Stan Lee might be most well-known in Florida for creating super heroes like Spiderman and the Incredible Hulk during his time as a powerhouse at Marvel Comics, but his most recent headlines have more to do with his estate than his creative work. Most people in Florida assume that estate planning only deals with issues after a person's death, but Lee's recent issues highlight the benefits of also planning for the final stages of life. This includes selecting reliable trustees and caretakers who can manage a person's financial interests, medical decisions and other important aspects of their estate plan.
Lee's estate is worth approximately $50 million. A fortune that size plus his business interests require expert financial handling, which many believe Lee is no long capable of making. Over recent years, the health of the 95-year-old comic book creator -- including his vision, hearing and judgment -- has deteriorated significantly. Prior to her 2017 death, Lee's late wife was in charge of his estate.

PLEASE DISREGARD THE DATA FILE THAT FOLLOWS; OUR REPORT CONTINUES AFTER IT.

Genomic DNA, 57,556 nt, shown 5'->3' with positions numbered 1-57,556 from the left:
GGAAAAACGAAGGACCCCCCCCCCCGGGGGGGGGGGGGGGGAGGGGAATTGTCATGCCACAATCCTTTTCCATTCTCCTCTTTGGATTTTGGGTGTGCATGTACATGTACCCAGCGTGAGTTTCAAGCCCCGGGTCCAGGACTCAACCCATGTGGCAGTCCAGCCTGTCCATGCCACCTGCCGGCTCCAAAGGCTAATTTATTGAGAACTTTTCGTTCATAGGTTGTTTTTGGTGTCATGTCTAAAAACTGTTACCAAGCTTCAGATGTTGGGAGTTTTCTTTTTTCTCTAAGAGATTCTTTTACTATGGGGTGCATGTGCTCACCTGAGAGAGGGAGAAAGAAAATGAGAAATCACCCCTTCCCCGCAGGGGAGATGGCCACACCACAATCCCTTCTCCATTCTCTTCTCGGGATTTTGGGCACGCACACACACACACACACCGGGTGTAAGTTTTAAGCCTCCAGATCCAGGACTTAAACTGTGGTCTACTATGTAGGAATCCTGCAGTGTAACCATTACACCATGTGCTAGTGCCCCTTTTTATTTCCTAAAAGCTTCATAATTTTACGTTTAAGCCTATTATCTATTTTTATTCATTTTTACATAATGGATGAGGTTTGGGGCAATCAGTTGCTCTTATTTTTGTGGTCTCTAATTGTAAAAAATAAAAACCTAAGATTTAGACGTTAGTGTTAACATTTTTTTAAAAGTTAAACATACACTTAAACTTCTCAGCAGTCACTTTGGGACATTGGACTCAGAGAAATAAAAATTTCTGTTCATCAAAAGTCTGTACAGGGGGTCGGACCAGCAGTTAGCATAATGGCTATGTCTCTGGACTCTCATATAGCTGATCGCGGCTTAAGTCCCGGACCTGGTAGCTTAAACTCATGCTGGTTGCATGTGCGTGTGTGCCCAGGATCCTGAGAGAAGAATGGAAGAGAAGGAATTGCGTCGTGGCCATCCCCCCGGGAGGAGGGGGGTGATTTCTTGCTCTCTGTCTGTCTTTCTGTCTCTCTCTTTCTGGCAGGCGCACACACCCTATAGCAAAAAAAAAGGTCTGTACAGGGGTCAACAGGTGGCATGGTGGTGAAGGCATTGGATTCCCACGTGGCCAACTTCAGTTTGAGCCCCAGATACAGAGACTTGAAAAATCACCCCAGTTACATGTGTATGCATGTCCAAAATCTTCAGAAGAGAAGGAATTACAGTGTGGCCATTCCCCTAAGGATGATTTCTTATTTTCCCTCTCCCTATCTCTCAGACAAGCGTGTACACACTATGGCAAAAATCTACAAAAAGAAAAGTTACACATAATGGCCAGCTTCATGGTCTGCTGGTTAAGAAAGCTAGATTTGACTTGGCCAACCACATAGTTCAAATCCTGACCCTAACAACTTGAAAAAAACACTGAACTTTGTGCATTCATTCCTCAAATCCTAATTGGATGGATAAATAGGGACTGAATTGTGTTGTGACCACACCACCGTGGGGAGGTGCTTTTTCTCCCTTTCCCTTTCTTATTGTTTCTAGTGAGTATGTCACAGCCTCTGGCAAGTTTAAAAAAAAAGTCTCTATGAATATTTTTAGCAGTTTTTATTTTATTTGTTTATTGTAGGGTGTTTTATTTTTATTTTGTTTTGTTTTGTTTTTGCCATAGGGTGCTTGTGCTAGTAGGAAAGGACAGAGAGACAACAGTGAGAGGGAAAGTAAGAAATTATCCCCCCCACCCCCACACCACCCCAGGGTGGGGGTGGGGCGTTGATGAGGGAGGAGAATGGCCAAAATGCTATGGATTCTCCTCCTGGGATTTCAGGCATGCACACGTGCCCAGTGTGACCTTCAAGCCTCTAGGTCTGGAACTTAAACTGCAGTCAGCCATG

More recently, a man named Keya Morgan has controlled Lee's estate. The memorabilia collector and dealer allegedly moved into Lee's inner circle by first befriending the man's only daughter, J.C. Lee. Morgan apparently used Lee's age and health issues to influence and isolate him, giving Morgan more of an opportunity to take control of the estate. Morgan was also key in firing people who had worked closely with and cared for Lee for many years, including his daughter.
It is not clear if Lee had any provisions for who should step in as his caretaker in the absence of his wife. Durable powers of attorney for financial and medical decisions can ensure that only trusted individuals that a person has specifically designated will have the ability to make important decisions on the estate holder's behalf. Including these documents in a Florida person's estate plan can provide necessary protections to their end-of-life wishes.